Home Banking & Finance Ridgefield investor sues former South Salem adviser over $500,000 debt

Ridgefield investor sues former South Salem adviser over $500,000 debt

A Ridgefield, Connecticut investor is trying for the fourth time to collect a half-million-dollar debt from a disgraced South Salem investment adviser.

Michael E. Breede sued Brandon D. Gioffre on Sept. 30 in U.S. Bankruptcy Court in White Plains to stop Gioffre from using Chapter 11 reorganization to avoid paying a $515,559 debt.

Brandon GioffreGioffre’s actions constituted “willful and malicious injury,” according to Breede’s lawsuit, “that is not dischargeable under … the bankruptcy code.”

Gioffre had persuaded Breede to invest in TMG Energy Systems Inc., a Rye company that was formed to design and sell custom heat, power and cooling systems.

Gioffre pitched Breede on the TMG Energy investment in 2014. He allegedly said he had examined the company in detail, according to court records, and there was no need for Breede to do any due diligence.

Gioffre and TMG CEO Edward F. Miller allegedly asserted that the company was worth as much as $140 million, would be valued at several billion dollars in a few years, and would be extraordinarily successful once short-term funding was obtained.

Breede invested nearly $900,000.

In 2015, he discovered that many of the TMG Energy claims were false. There was no $600 million credit line. There was no deal with Walgreens to install equipment at hundreds of stores for more than $1 billion. TMG had defaulted on its office lease in Rye and was being run out of Miller’s home in Ridgefield.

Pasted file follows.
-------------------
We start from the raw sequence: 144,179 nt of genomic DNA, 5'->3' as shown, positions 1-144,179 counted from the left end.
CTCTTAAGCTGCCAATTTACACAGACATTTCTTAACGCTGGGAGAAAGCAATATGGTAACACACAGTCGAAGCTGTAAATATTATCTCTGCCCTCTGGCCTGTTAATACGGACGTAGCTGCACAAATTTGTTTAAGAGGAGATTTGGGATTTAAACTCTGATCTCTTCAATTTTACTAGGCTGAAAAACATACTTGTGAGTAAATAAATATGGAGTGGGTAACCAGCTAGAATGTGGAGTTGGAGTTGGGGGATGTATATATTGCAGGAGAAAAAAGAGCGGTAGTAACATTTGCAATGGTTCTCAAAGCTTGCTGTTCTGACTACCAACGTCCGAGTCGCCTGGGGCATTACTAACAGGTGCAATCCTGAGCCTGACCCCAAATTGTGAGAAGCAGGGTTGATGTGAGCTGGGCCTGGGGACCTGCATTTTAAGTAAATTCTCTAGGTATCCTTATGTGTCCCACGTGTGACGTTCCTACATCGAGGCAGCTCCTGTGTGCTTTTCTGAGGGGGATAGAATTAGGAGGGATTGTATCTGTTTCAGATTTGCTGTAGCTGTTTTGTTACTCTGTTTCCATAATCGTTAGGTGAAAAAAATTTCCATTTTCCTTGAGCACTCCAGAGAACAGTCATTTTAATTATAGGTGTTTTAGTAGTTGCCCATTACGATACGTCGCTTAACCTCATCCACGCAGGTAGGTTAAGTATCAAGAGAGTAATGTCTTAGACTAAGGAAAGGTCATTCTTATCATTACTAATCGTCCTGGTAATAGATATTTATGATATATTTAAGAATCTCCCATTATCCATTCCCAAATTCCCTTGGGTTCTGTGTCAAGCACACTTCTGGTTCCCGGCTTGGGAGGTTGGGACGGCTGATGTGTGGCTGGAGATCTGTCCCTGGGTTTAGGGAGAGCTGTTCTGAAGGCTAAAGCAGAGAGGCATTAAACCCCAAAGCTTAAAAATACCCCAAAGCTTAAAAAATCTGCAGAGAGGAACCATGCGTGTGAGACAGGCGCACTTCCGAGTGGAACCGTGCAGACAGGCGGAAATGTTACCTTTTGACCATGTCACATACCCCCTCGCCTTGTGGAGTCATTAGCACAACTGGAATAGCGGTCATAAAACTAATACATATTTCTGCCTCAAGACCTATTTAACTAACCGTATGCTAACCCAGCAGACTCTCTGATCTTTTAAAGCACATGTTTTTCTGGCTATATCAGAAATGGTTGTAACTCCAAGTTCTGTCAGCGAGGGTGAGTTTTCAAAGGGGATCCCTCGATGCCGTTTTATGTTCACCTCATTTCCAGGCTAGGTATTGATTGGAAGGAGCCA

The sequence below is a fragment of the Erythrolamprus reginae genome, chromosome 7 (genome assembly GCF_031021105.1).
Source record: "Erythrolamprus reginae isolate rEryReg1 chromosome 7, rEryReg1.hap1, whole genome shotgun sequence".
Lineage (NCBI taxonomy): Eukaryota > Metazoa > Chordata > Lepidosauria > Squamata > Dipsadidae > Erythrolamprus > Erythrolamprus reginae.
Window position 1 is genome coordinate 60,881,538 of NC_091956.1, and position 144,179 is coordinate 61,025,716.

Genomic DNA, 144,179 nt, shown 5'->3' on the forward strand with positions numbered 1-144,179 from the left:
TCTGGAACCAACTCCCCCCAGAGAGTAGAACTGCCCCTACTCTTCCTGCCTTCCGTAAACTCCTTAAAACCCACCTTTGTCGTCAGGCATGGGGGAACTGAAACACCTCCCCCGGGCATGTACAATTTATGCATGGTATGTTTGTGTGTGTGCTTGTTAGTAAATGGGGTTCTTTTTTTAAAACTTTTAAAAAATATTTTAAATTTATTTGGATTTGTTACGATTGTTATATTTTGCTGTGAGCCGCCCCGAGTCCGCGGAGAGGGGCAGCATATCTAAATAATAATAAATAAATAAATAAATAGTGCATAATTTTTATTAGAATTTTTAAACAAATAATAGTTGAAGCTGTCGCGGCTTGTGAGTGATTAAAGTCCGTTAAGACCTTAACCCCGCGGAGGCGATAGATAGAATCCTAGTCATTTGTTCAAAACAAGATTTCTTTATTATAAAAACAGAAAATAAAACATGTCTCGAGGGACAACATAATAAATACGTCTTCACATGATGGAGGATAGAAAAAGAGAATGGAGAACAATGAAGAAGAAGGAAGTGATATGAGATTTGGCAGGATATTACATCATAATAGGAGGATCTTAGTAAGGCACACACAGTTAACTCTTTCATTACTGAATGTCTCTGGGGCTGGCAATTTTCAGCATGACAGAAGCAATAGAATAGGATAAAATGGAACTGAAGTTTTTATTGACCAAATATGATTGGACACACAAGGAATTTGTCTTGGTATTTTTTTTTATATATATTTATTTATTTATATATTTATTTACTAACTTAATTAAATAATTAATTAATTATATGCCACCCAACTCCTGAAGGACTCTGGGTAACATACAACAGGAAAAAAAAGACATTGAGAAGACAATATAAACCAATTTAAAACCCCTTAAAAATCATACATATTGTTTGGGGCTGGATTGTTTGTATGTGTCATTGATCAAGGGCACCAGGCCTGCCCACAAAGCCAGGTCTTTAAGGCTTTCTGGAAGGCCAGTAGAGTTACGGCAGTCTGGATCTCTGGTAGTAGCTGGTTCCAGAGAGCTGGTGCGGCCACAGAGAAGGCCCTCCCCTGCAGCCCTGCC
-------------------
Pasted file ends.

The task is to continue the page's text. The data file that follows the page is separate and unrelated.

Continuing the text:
Breede sued Gioffre and Miller in Supreme Court in Manhattan for $881,657, accusing them of fraud, conspiracy, deceptive trade practices and theft.

In 2016, Breede and Gioffre  settled the case with Gioffre agreeing to pay Breede $100,800 over nine years. But Gioffre defaulted, according to court records, after making only two $400 payments.

The default triggered liquidated damages of $440,000 plus 9% interest. Gioffre signed a confession of judgment acknowledging the debt.

Breede and other investors complained to the Financial Industry Regulatory Authority, a nongovernmental organization that oversees financial advisers, in 2016. The investors  had lost their entire investments, $2 million, on which Gioffre had received $100,000 in commissions.

FINRA found that Gioffre had created the false impression that Constellation Wealth Advisors, where he worked was behind the TMG securities. He had met with investors at the Constellation office and used the firm’s email address to communicate with them.

Gioffre neither admitted nor denied the findings, but he consented to a permanent bar from acting as an investment adviser.

In 2017, Breede filed Gioffre’s confession of judgment in Westchester Supreme Court.

In January, Gioffre filed for Chapter 11 protection in bankruptcy court in White Plains. He declared $491,115 in assets – mostly a house in South Salem – and nearly $1.8 million in liabilities.

He cited a foreclosure sale scheduled for Jan. 10 as the reason for filing the petition.

Except for $855,000 owed to Citimortgage, he attributed most of the liabilities to “prior employments and business interest” and loss of employment in 2015.

He claims he owes Breede $100,000. Breede has filed a claim for $515,559, which includes the $440,000 judgment and interest.

Gioffre also lists a $715,000 debt to Morgan Stanley in Purchase, where he worked from 2009 to 2014. Morgan Stanley filed a claim for more than $1 million.

Gioffre said in a bankruptcy filing that he intends to use his and his wife’s future income to fund a Chapter 11 plan to reinstate the home mortgage and “make some distribution to other creditors.”

Breede is represented by Scarsdale attorney Dawn Kirby.


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